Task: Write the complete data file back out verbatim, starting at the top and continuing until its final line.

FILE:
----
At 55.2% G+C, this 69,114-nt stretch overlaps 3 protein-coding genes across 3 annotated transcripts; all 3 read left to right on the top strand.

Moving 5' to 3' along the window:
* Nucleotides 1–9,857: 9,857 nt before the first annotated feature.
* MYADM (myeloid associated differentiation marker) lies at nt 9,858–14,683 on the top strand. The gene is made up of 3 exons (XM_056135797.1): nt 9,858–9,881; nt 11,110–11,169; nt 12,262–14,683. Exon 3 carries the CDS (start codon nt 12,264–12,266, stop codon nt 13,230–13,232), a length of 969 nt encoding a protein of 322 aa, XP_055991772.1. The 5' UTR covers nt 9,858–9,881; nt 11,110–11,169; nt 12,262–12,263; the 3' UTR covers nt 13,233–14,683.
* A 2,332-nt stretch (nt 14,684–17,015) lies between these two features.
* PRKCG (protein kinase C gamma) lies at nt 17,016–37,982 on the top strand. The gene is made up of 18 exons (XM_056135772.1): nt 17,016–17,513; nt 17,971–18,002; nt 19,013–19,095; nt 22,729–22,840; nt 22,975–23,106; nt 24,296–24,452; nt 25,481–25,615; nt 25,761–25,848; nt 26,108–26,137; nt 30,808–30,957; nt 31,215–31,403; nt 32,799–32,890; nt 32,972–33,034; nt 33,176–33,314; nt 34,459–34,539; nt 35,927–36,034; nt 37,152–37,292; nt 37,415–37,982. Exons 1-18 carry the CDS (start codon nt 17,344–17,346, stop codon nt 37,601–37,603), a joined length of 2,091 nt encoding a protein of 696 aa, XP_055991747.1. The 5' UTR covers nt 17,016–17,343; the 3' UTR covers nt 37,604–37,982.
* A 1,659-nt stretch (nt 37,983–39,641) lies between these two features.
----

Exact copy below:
At 55.2% G+C, this 69,114-nt stretch overlaps 3 protein-coding genes across 3 annotated transcripts; all 3 read left to right on the top strand.

Moving 5' to 3' along the window:
* Nucleotides 1–9,857: 9,857 nt before the first annotated feature.
* MYADM (myeloid associated differentiation marker) lies at nt 9,858–14,683 on the top strand. The gene is made up of 3 exons (XM_056135797.1): nt 9,858–9,881; nt 11,110–11,169; nt 12,262–14,683. Exon 3 carries the CDS (start codon nt 12,264–12,266, stop codon nt 13,230–13,232), a length of 969 nt encoding a protein of 322 aa, XP_055991772.1. The 5' UTR covers nt 9,858–9,881; nt 11,110–11,169; nt 12,262–12,263; the 3' UTR covers nt 13,233–14,683.
* A 2,332-nt stretch (nt 14,684–17,015) lies between these two features.
* PRKCG (protein kinase C gamma) lies at nt 17,016–37,982 on the top strand. The gene is made up of 18 exons (XM_056135772.1): nt 17,016–17,513; nt 17,971–18,002; nt 19,013–19,095; nt 22,729–22,840; nt 22,975–23,106; nt 24,296–24,452; nt 25,481–25,615; nt 25,761–25,848; nt 26,108–26,137; nt 30,808–30,957; nt 31,215–31,403; nt 32,799–32,890; nt 32,972–33,034; nt 33,176–33,314; nt 34,459–34,539; nt 35,927–36,034; nt 37,152–37,292; nt 37,415–37,982. Exons 1-18 carry the CDS (start codon nt 17,344–17,346, stop codon nt 37,601–37,603), a joined length of 2,091 nt encoding a protein of 696 aa, XP_055991747.1. The 5' UTR covers nt 17,016–17,343; the 3' UTR covers nt 37,604–37,982.
* A 1,659-nt stretch (nt 37,983–39,641) lies between these two features.